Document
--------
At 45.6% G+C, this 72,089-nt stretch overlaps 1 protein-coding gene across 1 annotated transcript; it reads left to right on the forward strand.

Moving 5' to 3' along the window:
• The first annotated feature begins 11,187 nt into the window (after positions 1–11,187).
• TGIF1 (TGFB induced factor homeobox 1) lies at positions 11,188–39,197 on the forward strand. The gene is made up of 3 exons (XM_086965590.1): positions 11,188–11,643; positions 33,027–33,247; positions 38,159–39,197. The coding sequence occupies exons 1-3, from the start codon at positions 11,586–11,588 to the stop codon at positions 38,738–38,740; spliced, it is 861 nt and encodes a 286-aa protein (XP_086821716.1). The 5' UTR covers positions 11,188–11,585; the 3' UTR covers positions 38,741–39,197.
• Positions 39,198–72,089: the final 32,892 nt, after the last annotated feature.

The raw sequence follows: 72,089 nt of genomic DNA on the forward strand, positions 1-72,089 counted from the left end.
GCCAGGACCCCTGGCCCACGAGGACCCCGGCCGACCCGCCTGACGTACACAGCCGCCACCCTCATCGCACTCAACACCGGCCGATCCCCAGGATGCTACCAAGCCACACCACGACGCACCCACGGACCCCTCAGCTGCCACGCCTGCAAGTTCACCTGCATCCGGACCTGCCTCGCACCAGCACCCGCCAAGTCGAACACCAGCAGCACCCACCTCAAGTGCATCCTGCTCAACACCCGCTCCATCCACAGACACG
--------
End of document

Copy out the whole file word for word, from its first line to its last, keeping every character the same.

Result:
At 45.6% G+C, this 72,089-nt stretch overlaps 1 protein-coding gene across 1 annotated transcript; it reads left to right on the forward strand.

Moving 5' to 3' along the window:
• The first annotated feature begins 11,187 nt into the window (after positions 1–11,187).
• TGIF1 (TGFB induced factor homeobox 1) lies at positions 11,188–39,197 on the forward strand. The gene is made up of 3 exons (XM_086965590.1): positions 11,188–11,643; positions 33,027–33,247; positions 38,159–39,197. The coding sequence occupies exons 1-3, from the start codon at positions 11,586–11,588 to the stop codon at positions 38,738–38,740; spliced, it is 861 nt and encodes a 286-aa protein (XP_086821716.1). The 5' UTR covers positions 11,188–11,585; the 3' UTR covers positions 38,741–39,197.
• Positions 39,198–72,089: the final 32,892 nt, after the last annotated feature.

The raw sequence follows: 72,089 nt of genomic DNA on the forward strand, positions 1-72,089 counted from the left end.
GCCAGGACCCCTGGCCCACGAGGACCCCGGCCGACCCGCCTGACGTACACAGCCGCCACCCTCATCGCACTCAACACCGGCCGATCCCCAGGATGCTACCAAGCCACACCACGACGCACCCACGGACCCCTCAGCTGCCACGCCTGCAAGTTCACCTGCATCCGGACCTGCCTCGCACCAGCACCCGCCAAGTCGAACACCAGCAGCACCCACCTCAAGTGCATCCTGCTCAACACCCGCTCCATCCACAGACACG